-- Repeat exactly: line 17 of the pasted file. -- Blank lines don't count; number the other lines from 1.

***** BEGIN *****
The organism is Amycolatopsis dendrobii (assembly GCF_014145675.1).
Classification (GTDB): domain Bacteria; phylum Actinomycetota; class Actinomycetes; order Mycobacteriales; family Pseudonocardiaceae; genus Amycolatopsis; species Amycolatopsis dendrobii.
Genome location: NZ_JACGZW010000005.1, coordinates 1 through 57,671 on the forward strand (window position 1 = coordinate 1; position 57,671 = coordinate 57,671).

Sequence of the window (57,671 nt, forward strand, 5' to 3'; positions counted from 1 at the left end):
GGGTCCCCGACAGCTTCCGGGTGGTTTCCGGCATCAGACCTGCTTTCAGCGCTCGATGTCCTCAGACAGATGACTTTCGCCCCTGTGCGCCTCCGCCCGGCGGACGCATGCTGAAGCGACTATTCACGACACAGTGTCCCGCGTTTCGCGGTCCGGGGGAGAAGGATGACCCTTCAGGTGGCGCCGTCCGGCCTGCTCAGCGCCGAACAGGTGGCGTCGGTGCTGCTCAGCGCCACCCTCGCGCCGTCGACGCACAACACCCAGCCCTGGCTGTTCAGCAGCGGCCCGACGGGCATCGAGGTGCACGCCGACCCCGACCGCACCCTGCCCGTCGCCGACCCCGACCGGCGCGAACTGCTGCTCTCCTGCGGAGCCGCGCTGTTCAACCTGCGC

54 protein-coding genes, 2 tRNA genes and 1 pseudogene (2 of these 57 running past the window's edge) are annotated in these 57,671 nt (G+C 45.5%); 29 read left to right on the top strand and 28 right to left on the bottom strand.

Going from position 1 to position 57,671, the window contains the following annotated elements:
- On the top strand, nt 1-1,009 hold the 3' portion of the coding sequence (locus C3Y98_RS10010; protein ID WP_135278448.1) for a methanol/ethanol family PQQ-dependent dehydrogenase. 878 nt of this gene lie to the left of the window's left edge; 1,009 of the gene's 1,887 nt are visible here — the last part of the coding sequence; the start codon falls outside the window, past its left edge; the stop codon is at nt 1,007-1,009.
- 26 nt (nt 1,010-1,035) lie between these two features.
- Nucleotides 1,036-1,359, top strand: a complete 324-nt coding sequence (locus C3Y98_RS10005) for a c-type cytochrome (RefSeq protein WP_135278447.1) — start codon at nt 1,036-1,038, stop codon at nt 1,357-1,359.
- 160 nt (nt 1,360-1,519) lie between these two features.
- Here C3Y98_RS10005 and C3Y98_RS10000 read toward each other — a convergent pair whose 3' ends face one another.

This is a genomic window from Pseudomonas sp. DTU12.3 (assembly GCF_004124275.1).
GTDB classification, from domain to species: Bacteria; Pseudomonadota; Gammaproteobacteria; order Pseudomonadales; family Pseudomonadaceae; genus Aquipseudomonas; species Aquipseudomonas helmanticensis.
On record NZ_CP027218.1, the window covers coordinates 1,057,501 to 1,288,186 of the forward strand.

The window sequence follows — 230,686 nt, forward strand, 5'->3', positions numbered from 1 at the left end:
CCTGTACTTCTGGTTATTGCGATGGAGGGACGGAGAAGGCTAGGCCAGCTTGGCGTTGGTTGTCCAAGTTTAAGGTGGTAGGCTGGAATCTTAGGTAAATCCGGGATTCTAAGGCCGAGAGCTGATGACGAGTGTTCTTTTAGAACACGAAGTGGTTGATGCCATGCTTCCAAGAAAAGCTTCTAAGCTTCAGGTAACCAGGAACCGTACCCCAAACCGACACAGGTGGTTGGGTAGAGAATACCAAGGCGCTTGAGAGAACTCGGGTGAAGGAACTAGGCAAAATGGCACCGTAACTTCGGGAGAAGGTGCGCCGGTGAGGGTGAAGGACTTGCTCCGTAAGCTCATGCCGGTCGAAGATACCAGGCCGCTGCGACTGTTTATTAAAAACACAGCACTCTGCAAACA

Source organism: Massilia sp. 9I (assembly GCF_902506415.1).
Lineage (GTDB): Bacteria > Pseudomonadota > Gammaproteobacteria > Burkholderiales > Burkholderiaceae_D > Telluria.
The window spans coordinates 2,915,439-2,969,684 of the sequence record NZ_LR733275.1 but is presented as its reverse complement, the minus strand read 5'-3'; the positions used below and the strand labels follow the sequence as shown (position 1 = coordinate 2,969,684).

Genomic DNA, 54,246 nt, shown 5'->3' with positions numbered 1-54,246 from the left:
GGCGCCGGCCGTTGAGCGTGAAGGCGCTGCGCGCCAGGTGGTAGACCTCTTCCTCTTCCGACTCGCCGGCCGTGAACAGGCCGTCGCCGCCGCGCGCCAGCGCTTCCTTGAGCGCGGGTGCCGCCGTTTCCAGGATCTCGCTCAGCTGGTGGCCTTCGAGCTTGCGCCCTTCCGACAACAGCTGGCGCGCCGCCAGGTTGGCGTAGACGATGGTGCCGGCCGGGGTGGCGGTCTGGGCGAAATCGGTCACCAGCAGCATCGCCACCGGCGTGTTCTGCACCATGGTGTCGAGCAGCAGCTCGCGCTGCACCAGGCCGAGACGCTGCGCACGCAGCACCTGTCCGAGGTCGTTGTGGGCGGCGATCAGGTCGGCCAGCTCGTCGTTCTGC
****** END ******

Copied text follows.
CCTGTACTTCTGGTTATTGCGATGGAGGGACGGAGAAGGCTAGGCCAGCTTGGCGTTGGTTGTCCAAGTTTAAGGTGGTAGGCTGGAATCTTAGGTAAATCCGGGATTCTAAGGCCGAGAGCTGATGACGAGTGTTCTTTTAGAACACGAAGTGGTTGATGCCATGCTTCCAAGAAAAGCTTCTAAGCTTCAGGTAACCAGGAACCGTACCCCAAACCGACACAGGTGGTTGGGTAGAGAATACCAAGGCGCTTGAGAGAACTCGGGTGAAGGAACTAGGCAAAATGGCACCGTAACTTCGGGAGAAGGTGCGCCGGTGAGGGTGAAGGACTTGCTCCGTAAGCTCATGCCGGTCGAAGATACCAGGCCGCTGCGACTGTTTATTAAAAACACAGCACTCTGCAAACA